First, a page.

Friday, July 21, 2017

Roger Ebert's Favorite London spots from his memoir Life Itself

Roger Ebert's Favorite London spots from his memoir "Life Itself" 
(Except for the floating Chinese restaurant, Fengshang Princess, which I thought was cool.)

I very much enjoyed the London Perambulating and Eyrie Mansion chapters. I don't know if I'll ever make it to London, and since I'm in a wheelchair many sites will be off limits to me so I loved exploring vicariously through the google images and websites I found on these places. (FYI, the order of the photos are necessarily in the correct order of his walk. All images are from google images results.)


Belsize Tube Stop

Keats House, Hampstead, London (
John Keats (1795 - 1821), is one of the main figures of the second generation of Romantic poets, along with Lord Byron.   By the end of the 19th century, he had become one of the most beloved of all English poets. The poetry of Keats is characterised by sensual imagery, most notably in the series of odes. This is typical of romantic poets, as they aimed to accentuate extreme emotion through the emphasis of natural imagery. Some of the greatest works of Keats are "I Stood Tip-toe Upon a Little Hill", "Sleep and Poetry", and the famous sonnet "On First Looking into Chapman's Homer".

Parliament Hill

Kenwood House (
Kenwood House (also known as the Iveagh Bequest) is a former stately home, in Hampstead, London, on the northern boundary of Hampstead Heath. It served as a seat for the aristocratic Murray and Guinness families and had various tenants before it was left to the nation under the care of English Heritage.

Spaniards Inn (
The Spaniards Inn, built around 1585, is a historic pub on Spaniards Road between Hampstead and Highgate in London, England. Dick Turpin is thought to have been a regular at the Inn; and highwaymen frequented this area and likely used the Inn to watch the road. The pub has a great literary heritage. Not only has it been mentioned in Dickens’ The Pickwick Papers and Bram Stoker’s Dracula, but Byron and Keats were frequenters with Keats allegedly writing his Ode to a Nightingale in the gardens.

Blackfriar Bridge and Pub
Built around 1875, the Black Friar took its name from the Dominican Friary that existed in the area between c1278 and c1538. Located on a triangular site across the road from Blackfriars tube station, the pub underwent a art nouveau decor remodelling in 1905.

Highgate Cemetery (
Created in 1832 as part of an effort to move burials out of the City of London in response to the twin pressures of the health concerns about overcrowded church yard cemeteries, and desires for build-able land in the rapidly expanding city. The West Highgate section, which is the most overgrown, can only be visited on a guided tour. The East Highgate section, however, including the grave of Karl Marx, can be explored on your own.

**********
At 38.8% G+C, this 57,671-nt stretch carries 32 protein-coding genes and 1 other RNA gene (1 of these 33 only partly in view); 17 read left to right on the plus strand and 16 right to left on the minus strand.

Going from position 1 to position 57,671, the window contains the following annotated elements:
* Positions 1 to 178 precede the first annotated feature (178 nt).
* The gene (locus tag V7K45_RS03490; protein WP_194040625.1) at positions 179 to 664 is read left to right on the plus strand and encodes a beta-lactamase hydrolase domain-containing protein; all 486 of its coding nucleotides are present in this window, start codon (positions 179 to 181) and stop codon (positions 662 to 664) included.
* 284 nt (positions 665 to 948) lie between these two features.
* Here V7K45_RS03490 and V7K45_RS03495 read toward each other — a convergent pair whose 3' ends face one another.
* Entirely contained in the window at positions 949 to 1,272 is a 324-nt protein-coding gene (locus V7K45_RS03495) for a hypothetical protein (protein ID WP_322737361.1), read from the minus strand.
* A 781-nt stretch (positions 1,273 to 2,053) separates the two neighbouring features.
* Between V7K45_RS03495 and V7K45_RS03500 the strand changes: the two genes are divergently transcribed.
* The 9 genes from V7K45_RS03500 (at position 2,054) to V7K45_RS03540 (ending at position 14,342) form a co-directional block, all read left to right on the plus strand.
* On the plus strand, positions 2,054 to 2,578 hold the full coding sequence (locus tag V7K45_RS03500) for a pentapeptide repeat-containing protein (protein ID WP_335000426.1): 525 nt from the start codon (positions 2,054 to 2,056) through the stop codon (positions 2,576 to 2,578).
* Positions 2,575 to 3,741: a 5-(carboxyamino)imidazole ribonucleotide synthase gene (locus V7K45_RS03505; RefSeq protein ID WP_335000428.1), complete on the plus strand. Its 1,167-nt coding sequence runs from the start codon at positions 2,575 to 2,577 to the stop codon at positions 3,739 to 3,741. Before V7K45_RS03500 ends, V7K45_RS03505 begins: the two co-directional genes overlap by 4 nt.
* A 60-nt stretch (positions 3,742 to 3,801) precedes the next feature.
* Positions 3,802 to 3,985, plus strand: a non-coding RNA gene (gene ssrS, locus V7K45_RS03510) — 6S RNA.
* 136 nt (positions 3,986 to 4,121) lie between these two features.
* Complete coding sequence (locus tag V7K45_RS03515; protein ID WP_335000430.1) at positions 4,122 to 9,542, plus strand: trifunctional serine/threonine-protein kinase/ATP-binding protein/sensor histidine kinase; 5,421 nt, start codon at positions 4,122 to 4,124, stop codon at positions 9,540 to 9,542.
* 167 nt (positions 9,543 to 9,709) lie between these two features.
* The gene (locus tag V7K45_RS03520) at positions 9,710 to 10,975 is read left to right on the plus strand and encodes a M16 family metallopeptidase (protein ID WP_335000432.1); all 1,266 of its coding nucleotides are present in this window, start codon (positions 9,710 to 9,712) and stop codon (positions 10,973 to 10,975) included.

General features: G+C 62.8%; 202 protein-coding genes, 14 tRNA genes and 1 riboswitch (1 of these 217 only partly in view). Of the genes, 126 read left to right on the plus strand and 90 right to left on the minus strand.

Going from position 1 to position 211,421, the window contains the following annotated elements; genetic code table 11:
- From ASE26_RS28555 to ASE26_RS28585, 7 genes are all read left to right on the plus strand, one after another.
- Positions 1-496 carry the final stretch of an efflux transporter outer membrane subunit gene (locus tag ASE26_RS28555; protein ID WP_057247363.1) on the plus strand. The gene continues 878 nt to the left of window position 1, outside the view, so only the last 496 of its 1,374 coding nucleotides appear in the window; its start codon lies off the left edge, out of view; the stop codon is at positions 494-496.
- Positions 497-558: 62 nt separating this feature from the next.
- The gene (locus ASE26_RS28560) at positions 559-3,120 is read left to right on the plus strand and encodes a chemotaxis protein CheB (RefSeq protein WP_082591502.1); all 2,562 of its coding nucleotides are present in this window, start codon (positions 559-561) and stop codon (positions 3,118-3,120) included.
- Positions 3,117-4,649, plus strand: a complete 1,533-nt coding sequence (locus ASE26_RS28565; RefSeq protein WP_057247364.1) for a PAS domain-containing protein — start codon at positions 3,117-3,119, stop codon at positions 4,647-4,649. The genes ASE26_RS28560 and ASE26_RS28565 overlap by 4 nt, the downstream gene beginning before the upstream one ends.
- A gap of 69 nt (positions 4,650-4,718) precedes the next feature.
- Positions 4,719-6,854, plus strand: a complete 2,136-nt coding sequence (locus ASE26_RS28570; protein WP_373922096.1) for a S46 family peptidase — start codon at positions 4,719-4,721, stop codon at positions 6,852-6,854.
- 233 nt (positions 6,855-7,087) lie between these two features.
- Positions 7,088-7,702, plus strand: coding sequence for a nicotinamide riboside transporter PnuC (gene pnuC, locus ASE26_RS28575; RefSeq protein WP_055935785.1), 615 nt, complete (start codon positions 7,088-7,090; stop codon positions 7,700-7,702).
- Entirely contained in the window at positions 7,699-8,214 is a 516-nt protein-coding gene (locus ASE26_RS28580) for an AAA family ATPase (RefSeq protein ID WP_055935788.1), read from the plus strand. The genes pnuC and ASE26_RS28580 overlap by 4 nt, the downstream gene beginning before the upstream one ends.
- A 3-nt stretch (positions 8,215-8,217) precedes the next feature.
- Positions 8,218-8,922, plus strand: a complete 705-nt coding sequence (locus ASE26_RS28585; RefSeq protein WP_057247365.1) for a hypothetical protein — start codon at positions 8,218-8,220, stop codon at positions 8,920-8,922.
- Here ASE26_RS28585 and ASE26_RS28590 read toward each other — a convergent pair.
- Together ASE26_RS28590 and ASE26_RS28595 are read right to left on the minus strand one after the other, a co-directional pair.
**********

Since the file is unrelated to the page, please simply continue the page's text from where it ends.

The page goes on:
St. Michael’s Church Highgate (
Buried here is Samuel Taylor Coleridge (1772 - 1834), an English poet, literary critic, philosopher and theologian who, with his friend William Wordsworth, was a founder of the Romantic Movement in England and a member of the Lake Poets.

Eyrie Mansion aka 22 Jermyn Street (Now Gone)

Bates Gentelmen's Hatter (21 Jermyn Street) Store now Gone. (
Bates, the tinyworld famous hatter, had a presence on London’s Jermyn Street since 1898, and supplied stylish hats and caps to discerning gentlemen from their enchanting Jermyn Street shop. The swing sign above the shop, in the form of a giant grey topper with black band and bold block lettering, was internationally recognised, as was the glass case containing Binks – the stuffed cat who once upon a time had been very much alive.

Piccadilly Arcade
The Piccadilly Arcade runs between Piccadilly and Jermyn Street in central London. It was opened in 1909, having been designed by Thrale Jell, and is a Grade II listed building.The main entrance is on the south side of Piccadilly between Fortnum & Mason and The Ritz, directly opposite The Royal Academy. The Piccadilly Arcade contains sixteen high class shops, Piccadilly Vaults, an antique jewellery emporium, being the most notable.

The Tate Britain

Fengshang Princess floating Chinese restaurant (Not Ebert's pick. I thought it was interesting.)

The Roebuck Pub

St. James Park


The Mason’s Arms (Devonshire St.)

Sun in Splendour Pub in Notting Hill

Fortnum & Mason (
Located at 181 Piccadilly, where it was established in 1707 by William Fortnum and Hugh Mason. The store’s history is interesting. 

Sunday, January 15, 2017